• Proactively reviewing the doctor's personal investment portfolio to suggest strategies to reduce federal and state income taxes by maximizing charitable contributions (as an example, gifting appreciated securities to charities in lieu of cash), fully utilizing the doctor's investment losses from the current year and those carried forward, and developing strategies to transfer investment gains among family members (e.g., 5 percent maximum capital gain rate for children age 14 or older.)

• Developing and implementing an automatic monthly savings program for the doctor to meet retirement, educational, and personal savings goals. This is done to make sure the doctor is meeting his goal of fully funding his retirement plan annually, as well as IRAs for the doctor, spouse, and children where appropriate.

• Accurately tracking the cost basis for nondeductible IRA contributions and other personal investments, and transmitting this information to the doctor's CPA to ensure that the doctor's tax return is prepared accurately and tax liabilities are minimized.

• Developing an investment-policy statement for the doctor's retirement plan to comply with ERISA requirements.

• Providing the doctor's retirement plan administrator with complete investment information and results annually through electronic download. This will save the doctor time in reporting investment results, allowing a quicker retirement-plan-administration turnaround and saving money on the administrative costs related to his or her retirement plan.

• Assisting the doctor's retirement-plan administrator in making retirement-plan distributions to departing employees and calculating proper withholding, as well as depositing federal and state income taxes on distributions.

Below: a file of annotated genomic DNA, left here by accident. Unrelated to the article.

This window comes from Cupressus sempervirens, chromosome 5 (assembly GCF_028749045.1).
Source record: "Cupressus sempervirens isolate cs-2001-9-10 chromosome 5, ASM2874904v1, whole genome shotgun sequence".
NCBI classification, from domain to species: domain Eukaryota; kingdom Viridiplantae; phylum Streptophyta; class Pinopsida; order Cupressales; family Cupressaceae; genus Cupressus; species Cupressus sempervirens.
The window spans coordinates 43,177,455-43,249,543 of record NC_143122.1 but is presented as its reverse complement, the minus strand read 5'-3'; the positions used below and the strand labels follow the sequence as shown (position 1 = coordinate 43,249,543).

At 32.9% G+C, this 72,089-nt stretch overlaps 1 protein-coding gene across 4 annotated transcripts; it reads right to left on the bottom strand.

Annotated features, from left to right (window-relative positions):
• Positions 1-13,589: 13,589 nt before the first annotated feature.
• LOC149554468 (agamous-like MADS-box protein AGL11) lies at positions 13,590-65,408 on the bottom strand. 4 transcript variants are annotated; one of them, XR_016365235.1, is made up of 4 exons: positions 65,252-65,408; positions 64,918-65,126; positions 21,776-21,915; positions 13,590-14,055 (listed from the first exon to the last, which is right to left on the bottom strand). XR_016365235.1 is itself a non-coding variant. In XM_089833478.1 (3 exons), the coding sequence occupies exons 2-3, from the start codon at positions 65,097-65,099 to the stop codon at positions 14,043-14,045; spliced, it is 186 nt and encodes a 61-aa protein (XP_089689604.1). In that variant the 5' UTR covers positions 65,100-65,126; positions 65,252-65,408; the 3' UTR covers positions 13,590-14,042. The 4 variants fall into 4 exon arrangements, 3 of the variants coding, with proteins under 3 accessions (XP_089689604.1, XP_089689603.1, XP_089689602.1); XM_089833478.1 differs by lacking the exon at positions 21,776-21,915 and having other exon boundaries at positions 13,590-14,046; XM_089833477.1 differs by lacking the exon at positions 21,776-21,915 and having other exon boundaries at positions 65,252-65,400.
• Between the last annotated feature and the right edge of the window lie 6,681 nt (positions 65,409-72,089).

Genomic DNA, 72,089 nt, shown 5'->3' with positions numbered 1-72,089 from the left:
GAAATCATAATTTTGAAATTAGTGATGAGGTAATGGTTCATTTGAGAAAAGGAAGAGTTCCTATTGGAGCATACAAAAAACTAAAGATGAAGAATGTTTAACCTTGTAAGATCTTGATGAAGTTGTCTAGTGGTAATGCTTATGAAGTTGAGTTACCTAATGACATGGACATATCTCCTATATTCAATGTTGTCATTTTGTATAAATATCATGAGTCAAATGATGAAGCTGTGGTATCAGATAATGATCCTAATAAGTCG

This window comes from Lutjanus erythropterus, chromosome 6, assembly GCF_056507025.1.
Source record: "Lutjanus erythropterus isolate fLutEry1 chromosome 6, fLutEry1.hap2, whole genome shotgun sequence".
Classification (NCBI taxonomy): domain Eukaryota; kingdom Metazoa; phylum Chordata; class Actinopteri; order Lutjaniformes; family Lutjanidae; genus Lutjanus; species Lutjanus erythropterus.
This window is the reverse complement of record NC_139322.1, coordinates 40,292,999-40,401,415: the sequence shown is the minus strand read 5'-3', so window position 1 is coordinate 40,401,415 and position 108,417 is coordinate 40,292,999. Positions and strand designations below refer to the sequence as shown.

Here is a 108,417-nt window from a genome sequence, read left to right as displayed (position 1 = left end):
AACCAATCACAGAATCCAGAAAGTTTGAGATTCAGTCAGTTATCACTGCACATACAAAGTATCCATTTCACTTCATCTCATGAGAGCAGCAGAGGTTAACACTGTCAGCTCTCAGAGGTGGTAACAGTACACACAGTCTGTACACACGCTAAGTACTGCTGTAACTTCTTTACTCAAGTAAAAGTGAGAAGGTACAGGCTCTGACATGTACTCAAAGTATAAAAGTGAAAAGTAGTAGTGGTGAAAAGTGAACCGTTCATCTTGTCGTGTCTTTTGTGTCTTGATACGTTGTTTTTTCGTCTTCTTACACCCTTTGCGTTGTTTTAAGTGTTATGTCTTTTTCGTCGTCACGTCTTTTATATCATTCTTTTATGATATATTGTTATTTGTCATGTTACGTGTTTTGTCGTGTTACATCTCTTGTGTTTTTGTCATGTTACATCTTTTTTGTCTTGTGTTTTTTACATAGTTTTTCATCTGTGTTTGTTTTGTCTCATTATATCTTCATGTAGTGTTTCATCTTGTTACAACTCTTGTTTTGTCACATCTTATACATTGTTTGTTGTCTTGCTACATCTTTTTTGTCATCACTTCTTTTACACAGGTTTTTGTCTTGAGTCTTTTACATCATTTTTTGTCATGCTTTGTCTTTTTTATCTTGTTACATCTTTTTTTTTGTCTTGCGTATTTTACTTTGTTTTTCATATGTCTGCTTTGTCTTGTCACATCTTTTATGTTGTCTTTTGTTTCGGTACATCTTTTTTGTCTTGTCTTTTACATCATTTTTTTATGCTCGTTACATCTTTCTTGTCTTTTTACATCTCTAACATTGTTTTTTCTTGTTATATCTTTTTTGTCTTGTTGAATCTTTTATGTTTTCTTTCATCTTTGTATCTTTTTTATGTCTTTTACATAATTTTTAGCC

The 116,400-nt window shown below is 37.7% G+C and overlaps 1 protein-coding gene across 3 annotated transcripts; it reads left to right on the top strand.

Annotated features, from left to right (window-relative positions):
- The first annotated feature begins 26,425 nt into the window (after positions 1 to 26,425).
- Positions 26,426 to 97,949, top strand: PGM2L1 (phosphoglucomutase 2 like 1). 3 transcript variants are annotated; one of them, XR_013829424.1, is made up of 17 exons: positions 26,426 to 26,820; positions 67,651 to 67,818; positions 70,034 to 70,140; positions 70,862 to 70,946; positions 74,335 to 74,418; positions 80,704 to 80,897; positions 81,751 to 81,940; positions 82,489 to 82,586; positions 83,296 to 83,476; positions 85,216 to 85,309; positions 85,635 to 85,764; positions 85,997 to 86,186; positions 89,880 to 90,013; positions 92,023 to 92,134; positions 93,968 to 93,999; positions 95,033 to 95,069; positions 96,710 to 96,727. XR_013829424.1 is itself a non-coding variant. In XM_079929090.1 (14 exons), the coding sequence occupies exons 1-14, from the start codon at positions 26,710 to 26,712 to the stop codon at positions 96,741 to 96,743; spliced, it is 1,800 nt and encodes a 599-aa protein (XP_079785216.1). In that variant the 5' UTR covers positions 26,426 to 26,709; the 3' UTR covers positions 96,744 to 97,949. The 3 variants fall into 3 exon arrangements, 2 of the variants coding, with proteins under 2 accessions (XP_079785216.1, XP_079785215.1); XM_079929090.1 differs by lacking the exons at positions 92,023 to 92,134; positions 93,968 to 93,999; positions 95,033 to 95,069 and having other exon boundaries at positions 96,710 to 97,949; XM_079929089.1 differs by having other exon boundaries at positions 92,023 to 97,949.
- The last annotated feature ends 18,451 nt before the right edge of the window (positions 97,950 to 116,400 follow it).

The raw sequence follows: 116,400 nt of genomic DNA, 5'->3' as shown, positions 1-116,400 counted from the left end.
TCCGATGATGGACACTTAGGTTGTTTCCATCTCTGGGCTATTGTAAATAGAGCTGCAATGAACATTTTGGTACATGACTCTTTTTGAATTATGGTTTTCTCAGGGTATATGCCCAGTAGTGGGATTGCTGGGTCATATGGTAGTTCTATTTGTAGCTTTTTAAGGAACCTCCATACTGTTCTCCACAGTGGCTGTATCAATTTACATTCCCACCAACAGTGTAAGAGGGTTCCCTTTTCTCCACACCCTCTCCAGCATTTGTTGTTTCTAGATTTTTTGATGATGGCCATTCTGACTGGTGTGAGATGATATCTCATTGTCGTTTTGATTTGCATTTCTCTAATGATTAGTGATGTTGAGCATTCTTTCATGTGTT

More sophisticated financial planning/investment advisors also provide the following value-added services:

• Assisting the doctor in refinancing home and building mortgages, as well as practice debts, to obtain the lowest interest rates possible.

• Providing estate-planning guidance, including review of retirement plan and IRA beneficiary-designation forms.

• Acting as Section 1031 tax-free exchange accommodators to assist the doctor in selling practice real estate without federal or state income taxes.

Once the doctor has determined the level of service that he or she needs, the next step in the process is to select the right advisor to fill those needs. Doctors should take the following steps to select the best advisor:

1) Talk to others — Obtain referrals from advisors you trust and from other doctors and/or friends.

2) Check the advisor's work history — Since the financial planning specialty is fairly new, determine what advisors you are considering did in their "prior life," since this can heavily influence the advice they give. For example, individuals trained at stock-brokerage houses will likely focus more on investment vehicles such as stocks and bonds.

Those with insurance backgrounds will typically recommend insurance-based products and annuities. Attorneys are likely to be strongly into estate-planning, while accountants' long suits probably will be tax-planning.